Although this year’s drought and record-high temperatures in the United States have not had the same financial impact as the tornadoes, hurricanes and floods that caused more than $30 billion in insured losses in 2011, many believe that the frequency of costly extreme weather events is growing due to climate change. And according to a report from the nonprofit advocacy group Ceres, insurers need to take a more active leadership role in responding to this threat.
“Just as the insurance industry asserted leadership to minimize building fire and earthquake risks in the 20th century, the industry has a huge opportunity today to lead in tackling climate change risks,” said Ceres president Mindy Lubber.
The report recommends that insurers encourage a combination of loss prevention, loss control and risk transfer (through insurance) to reduce the risk. This includes supporting research on extreme weather patterns and developing more accurate catastrophe models so that they can better price and underwrite these changing weather risks.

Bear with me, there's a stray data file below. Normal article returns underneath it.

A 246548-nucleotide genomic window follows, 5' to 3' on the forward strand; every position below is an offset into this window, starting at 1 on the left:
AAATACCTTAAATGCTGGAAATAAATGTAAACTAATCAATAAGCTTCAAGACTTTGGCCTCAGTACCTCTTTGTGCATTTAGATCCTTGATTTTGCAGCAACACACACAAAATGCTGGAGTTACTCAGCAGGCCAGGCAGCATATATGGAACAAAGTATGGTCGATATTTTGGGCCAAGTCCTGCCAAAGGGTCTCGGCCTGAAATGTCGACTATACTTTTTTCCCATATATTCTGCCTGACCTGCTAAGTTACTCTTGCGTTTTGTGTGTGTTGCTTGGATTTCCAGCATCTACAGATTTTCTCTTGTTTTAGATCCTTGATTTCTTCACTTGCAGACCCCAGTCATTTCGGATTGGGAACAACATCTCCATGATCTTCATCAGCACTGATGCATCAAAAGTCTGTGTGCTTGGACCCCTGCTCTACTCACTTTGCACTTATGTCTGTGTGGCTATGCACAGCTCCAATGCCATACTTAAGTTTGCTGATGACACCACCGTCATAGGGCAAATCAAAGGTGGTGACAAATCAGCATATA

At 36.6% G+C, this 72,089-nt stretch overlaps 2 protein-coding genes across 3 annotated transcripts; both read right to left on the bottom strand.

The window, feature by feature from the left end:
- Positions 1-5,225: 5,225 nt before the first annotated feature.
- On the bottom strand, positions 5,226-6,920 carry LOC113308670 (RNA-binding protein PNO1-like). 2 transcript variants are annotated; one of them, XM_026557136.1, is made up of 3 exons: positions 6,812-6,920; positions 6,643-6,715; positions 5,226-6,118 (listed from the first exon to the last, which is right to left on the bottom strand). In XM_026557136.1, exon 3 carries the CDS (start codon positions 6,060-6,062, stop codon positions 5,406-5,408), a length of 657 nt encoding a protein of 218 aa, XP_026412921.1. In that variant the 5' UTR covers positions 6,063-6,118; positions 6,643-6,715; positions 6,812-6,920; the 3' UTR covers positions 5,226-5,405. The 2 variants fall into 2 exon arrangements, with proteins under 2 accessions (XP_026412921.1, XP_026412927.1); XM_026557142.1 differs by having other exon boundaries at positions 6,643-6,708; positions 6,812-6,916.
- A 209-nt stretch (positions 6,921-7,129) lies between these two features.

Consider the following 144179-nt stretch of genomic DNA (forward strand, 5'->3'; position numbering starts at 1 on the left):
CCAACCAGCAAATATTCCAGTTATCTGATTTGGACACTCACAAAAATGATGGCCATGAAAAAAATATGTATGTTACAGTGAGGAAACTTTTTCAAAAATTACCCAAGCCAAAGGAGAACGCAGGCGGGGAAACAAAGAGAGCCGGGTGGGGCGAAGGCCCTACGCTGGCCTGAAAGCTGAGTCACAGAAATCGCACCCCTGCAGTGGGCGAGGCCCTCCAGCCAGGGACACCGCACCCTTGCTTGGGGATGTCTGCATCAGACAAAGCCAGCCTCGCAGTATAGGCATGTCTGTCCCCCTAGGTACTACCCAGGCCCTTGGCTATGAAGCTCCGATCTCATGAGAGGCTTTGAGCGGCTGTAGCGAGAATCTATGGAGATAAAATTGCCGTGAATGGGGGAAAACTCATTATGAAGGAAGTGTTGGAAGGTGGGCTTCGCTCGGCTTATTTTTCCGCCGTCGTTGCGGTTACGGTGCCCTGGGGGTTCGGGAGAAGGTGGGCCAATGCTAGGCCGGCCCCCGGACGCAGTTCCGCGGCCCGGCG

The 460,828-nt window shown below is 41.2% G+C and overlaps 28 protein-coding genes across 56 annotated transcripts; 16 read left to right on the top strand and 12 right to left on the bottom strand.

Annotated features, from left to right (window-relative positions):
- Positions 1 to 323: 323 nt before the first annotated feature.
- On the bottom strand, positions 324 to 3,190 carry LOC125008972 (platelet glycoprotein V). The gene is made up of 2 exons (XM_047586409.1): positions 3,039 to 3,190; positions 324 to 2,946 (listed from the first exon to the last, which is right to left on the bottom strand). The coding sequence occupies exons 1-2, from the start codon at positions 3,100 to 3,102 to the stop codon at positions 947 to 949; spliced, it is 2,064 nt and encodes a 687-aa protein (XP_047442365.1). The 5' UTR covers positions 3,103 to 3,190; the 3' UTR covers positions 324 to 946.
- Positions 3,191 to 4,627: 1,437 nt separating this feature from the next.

Insurers should also work with building planners to develop ways to strengthen vulnerable infrastructure and improve outdated building codes, as well as make efforts to promote the reduction of carbon emissions by encouraging policymakers to enact greenhouse gas legislation.